State Grant Strengthens Del Mar College's Engineering Technology Program

Michael Bratten
Innovation Showcase

The engineering technology (ET) program at Del Mar College recently received a significant boost with the approval of a grant for $332,267 by the Jobs and Education for Texans (JET) Advisory Board, chaired by Texas Comptroller Susan Combs. The funds will be used to purchase equipment to train students for high-demand jobs in fields such as automated manufacturing, energy production, and refining.

"The grant is very important to our ET program," said Larry Lee, the college's Dean of Business, Professional and Technology Education, who led the grant team-writing effort. "Major industries are transforming the industrial base in the Coastal Bend. They each require a new high-tech workforce that is presently nonexistent."

Representatives from companies such as TPCO America, Cheniere Energy, Oxy, M&G, and Voestalpine, all of which are establishing or expanding operations in the Coastal Bend, have met with Del Mar College officials and expressed a need for new workforce skills, Lee said. They're generating new industrial investment in the region in excess of $21 billion.

An estimated 165 students will be enrolled in the courses utilizing JET equipment from fall 2014 to fall 2015. Courses in the associate's degree program include:

  • Logic Design
  • Introduction to Engineering
  • Digital Application
  • Robotics Fundamentals
  • Programmable Logic Controllers
  • Engineering Graphics I
  • Principles of Automatic Control

Engineering technicians are needed in a multitude of local industries where computerized systems control production and manufacturing processes. This includes wind turbines that generate electricity, refineries that produce petroleum products, and public utilities that provide water and sanitation treatment services.

An industry that is particularly ripe for the college's ET graduates is industrial manufacturing. The China-based Tianjin Pipe Company, operating locally as TPCO America, recently built a pipe manufacturing plant in nearby Gregory and is projected to hire engineering technicians annually based on growth estimates by Workforce Solutions of the Coastal Bend. Del Mar College is in partnership with the company to prepare students for careers in the industry, and the JET grant is a shot in the arm for that effort.  

"TPCO America Corporation is creating a brand new industry for South Texas, and we look to Del Mar College for customized training for our employees," said J.J. Johnston, Director of Administration for TPCO. "When we're at full capacity, we'll have from 600 to 800 full-time workers with many of those employees holding Del Mar College degrees."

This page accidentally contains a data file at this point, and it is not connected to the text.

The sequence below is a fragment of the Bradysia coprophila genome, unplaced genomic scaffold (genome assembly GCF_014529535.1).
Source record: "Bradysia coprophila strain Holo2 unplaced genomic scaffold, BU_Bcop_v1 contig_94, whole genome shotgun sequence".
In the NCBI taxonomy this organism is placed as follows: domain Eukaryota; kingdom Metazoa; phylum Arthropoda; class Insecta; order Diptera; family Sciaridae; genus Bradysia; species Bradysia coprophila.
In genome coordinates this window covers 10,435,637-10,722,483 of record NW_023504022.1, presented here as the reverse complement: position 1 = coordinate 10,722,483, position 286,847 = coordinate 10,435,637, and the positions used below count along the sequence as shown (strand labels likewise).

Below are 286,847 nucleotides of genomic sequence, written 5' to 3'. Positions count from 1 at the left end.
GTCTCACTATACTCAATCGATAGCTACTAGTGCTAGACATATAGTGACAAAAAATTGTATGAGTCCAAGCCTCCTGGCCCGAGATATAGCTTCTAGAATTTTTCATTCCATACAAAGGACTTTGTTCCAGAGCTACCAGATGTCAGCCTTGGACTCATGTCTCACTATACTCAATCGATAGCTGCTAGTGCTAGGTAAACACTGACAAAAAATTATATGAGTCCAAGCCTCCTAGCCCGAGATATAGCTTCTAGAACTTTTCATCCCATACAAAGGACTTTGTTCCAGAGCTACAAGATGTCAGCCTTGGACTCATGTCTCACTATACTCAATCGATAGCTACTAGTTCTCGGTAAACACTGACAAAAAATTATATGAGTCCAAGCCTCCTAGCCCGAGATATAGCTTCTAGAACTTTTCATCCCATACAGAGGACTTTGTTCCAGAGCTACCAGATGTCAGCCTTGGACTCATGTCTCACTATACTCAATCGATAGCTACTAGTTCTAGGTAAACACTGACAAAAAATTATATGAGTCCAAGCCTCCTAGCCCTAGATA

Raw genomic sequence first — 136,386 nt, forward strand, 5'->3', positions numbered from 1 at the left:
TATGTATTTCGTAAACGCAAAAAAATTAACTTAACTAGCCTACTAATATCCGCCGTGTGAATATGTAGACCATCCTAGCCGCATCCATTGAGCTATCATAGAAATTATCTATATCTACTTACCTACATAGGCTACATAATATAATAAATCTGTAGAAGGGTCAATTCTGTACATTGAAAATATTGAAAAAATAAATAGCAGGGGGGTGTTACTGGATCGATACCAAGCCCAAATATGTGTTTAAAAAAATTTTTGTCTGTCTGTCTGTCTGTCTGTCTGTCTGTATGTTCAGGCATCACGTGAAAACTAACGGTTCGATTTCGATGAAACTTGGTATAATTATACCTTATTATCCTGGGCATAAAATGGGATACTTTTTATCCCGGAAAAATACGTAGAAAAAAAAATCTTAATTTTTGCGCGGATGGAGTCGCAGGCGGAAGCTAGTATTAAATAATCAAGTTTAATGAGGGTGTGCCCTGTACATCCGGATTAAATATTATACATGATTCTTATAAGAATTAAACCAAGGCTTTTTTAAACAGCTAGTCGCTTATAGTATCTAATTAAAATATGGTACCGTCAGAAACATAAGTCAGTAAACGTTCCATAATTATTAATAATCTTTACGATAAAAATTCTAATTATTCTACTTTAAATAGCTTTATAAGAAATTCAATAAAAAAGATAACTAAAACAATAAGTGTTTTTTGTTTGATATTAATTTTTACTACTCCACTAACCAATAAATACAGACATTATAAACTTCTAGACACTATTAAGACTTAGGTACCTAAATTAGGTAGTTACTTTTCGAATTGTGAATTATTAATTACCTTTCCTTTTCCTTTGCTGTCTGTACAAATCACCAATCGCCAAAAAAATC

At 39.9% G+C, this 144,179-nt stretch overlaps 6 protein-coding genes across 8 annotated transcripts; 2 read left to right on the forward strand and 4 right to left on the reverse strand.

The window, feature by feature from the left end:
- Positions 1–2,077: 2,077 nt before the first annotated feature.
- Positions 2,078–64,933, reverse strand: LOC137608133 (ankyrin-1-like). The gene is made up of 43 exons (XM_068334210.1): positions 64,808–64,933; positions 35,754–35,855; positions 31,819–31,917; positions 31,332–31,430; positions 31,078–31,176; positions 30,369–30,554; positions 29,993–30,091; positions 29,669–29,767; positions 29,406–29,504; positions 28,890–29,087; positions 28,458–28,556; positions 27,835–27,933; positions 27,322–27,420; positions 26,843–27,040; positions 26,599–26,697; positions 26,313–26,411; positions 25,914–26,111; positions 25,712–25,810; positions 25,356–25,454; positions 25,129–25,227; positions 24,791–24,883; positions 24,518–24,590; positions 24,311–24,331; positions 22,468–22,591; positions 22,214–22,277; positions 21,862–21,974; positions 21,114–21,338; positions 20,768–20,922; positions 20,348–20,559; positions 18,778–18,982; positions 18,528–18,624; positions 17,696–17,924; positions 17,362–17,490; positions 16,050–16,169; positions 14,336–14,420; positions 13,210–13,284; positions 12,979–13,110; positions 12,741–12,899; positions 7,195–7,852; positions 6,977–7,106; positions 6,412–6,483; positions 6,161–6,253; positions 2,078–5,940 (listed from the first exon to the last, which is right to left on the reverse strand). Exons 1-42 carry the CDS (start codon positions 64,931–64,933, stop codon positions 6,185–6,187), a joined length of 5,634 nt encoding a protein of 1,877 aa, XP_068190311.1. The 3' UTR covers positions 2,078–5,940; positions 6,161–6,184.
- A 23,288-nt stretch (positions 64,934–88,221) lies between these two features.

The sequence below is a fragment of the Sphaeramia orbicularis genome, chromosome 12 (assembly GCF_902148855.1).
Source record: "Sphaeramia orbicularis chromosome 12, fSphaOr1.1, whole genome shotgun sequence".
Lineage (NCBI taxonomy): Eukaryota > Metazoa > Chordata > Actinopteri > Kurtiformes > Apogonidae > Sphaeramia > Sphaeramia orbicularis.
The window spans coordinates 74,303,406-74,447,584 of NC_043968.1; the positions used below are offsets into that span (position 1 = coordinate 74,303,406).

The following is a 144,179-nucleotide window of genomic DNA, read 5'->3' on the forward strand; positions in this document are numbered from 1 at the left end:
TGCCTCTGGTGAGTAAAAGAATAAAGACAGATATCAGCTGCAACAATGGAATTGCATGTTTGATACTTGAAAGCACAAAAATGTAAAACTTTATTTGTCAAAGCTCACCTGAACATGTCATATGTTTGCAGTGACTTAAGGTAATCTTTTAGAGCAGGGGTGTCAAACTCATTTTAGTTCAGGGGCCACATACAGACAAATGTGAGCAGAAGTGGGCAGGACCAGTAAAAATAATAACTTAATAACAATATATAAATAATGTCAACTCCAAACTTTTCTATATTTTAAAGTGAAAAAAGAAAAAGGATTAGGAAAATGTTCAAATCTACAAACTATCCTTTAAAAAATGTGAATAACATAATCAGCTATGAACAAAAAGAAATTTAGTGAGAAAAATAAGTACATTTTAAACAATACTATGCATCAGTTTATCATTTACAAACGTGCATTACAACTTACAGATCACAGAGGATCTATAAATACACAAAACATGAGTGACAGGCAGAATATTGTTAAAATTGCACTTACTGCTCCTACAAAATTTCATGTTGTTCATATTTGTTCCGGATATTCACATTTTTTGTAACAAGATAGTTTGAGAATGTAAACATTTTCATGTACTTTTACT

"These plants are coming into the area and they need people with technical skills for automated manufacturing," Lee said. "The issue here is getting people into training and increasing their computer literacy to qualify for the new skill-based technology jobs."

In November 2013, Larry Demieville, Deputy Director for Workforce Solutions of the Coastal Bend, estimated a 20 percent growth rate for engineering technician positions in the Coastal Bend workforce region due to "demand for technology-based occupations to support the Eagle Ford Shale exploration, transportation, and production," as well as "the emergence of new industries to our area in metal and plastics manufacturing."

Del Mar College's ET program started in 2011 with a JET grant of just over $200,000 that the college matched, Lee said. Those funds helped purchase a variety of equipment for teaching computerized control of industrial processes.

The latest JET grant, part of a $5 million package awarded to 18 colleges statewide, will help increase the college's training capacity and prepare more Texans for employment, Lee said.

Michael Bratten is a Communications Specialist at Del Mar College, Corpus Christi, Texas.

Opinions expressed in Innovation Showcase are those of the author(s) and do not necessarily reflect those of the League for Innovation in the Community College.